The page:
Preservationists Fight To Save Modernist North Carolina Office Building

Small's modernist marvel. (Courtesy John Morris,

Small’s modernist marvel. (Courtesy John Morris,

A group of North Carolina preservationists is trying to protect a local piece of modernist history from the impending wrecking ball. The News & Observer reported that a group called North Carolina Modernist Houses (NCMH) has started a campaign to save the former Raleigh Orthopaedic Clinic building, which was designed by Raleigh architect G. Milton Small over 50 years ago.

“The building is really Raleigh’s finest example of international architecture,” said George Smart, the head of NCMH, who noted that Small studied under Mies van der Rohe at IIT.

Rendering of the building that's proposed to replace the mid-century structure. (Courtesy NAI Carolantic Realty)

Rendering of the building that’s proposed to replace the mid-century structure. (Courtesy NAI Carolantic Realty)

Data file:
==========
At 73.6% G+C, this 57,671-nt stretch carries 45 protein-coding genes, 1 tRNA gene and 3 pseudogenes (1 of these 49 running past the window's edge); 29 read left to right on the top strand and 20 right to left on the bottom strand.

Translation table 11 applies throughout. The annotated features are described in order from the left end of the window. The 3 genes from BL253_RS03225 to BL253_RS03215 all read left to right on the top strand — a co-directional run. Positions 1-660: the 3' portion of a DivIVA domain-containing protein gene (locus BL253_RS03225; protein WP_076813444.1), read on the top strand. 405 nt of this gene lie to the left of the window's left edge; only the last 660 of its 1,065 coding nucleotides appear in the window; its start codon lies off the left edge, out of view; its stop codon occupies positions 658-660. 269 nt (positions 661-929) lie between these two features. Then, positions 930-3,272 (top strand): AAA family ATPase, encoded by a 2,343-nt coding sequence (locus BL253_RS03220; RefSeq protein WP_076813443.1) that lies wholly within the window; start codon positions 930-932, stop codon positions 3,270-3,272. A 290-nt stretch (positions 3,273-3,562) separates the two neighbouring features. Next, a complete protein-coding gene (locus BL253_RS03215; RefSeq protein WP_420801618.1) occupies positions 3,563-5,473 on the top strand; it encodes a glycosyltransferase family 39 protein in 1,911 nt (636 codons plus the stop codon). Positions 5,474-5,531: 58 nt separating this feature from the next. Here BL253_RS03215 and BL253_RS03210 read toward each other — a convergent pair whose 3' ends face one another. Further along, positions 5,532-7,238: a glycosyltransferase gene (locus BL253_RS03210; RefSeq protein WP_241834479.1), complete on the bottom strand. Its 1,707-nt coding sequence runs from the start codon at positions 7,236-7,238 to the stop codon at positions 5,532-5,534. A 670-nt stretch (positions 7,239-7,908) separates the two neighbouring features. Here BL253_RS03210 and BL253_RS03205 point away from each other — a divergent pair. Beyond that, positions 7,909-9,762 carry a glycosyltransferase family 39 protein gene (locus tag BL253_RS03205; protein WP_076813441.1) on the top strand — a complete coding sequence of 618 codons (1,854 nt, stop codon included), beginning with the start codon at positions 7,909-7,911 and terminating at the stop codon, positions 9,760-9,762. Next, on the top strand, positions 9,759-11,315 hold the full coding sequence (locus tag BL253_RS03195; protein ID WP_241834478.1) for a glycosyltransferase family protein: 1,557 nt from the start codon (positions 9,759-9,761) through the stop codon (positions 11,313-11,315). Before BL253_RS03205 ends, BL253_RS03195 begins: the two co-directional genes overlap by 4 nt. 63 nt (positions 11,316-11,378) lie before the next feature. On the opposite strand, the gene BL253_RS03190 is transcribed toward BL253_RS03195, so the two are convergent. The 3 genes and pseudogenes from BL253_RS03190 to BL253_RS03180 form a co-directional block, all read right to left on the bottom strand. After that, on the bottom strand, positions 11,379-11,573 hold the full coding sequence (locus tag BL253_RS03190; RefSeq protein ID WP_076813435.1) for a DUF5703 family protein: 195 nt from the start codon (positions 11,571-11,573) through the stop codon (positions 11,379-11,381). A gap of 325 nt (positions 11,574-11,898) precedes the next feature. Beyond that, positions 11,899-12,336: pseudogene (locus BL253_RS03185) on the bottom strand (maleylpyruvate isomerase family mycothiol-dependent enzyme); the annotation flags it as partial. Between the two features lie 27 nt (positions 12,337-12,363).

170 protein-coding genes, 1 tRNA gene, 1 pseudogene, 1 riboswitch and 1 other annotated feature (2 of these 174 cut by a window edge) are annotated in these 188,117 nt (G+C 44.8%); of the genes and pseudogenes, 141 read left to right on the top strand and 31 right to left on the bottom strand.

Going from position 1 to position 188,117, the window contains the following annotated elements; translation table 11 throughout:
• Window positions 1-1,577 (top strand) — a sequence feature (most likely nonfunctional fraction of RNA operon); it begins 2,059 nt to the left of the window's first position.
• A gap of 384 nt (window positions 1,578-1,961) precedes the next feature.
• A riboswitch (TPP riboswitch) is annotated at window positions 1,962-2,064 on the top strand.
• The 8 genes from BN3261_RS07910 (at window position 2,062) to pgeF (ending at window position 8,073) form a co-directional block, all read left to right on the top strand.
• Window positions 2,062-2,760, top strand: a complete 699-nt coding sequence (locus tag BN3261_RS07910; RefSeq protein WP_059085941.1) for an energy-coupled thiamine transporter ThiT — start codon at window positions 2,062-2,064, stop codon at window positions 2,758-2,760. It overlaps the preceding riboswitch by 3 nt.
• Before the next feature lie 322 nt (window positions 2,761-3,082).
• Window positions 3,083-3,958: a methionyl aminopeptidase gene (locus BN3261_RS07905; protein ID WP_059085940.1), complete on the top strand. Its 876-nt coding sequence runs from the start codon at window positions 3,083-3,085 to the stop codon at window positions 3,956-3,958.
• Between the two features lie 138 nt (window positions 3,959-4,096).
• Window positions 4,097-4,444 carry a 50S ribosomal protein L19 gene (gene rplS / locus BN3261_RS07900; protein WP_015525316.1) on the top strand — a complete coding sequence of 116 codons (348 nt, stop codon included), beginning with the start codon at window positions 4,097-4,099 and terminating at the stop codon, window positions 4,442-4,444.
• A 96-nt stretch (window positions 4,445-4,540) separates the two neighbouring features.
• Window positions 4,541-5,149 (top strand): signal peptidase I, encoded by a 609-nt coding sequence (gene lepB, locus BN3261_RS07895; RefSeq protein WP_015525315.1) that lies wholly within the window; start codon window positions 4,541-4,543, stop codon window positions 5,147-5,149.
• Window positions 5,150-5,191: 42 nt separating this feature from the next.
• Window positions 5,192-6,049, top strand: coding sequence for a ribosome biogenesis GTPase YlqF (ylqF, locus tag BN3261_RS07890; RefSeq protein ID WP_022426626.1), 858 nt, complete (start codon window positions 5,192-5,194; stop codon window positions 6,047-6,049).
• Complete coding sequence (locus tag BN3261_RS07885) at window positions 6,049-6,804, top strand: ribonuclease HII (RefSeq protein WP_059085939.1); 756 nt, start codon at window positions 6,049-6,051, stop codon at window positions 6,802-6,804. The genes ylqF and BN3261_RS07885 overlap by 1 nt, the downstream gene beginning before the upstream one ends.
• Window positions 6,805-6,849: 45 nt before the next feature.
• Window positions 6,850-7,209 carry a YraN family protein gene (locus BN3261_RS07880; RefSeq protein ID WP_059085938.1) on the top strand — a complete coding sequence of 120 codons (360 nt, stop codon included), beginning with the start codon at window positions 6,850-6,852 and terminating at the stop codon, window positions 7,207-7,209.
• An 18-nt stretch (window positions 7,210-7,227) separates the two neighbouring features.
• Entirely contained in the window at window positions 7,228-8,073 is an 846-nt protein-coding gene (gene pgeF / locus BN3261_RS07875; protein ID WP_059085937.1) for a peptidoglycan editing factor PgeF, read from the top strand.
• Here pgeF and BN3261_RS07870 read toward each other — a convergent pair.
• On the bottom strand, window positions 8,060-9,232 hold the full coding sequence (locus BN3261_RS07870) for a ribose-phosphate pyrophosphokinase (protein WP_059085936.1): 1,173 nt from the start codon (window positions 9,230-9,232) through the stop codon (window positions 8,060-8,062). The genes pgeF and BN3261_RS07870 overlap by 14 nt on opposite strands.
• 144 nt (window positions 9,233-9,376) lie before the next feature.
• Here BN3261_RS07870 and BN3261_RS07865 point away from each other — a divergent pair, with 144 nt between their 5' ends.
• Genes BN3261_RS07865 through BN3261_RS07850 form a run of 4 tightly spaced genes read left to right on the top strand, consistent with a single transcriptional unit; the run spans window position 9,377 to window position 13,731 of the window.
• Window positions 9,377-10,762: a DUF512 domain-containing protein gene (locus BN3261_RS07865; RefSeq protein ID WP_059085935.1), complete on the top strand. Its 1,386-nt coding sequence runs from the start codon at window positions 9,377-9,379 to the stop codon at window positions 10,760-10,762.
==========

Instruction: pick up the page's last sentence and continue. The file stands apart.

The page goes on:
The two-story structure is wrapped in floor-to-ceiling windows and a porch, and has a 6,000-square-foot courtyard with a 10-foot decorative brick wall. While the building does not have a national profile or an esepcially famous architect, it was noted for its “taste and design” in a 1965 New York Times cover story.

The building is currently vacant, and its owner has filed plans for a structure twice its size on the site. Construction on that project is expected to begin in a few months, but before that happens, NCMH is making its own push to find a new tenant for the building. They will be hosting an open house at the clinic building on May 7th.

The structure's window and porch. (Courtesy John Morris,

The structure’s window and porch. (Courtesy John Morris,

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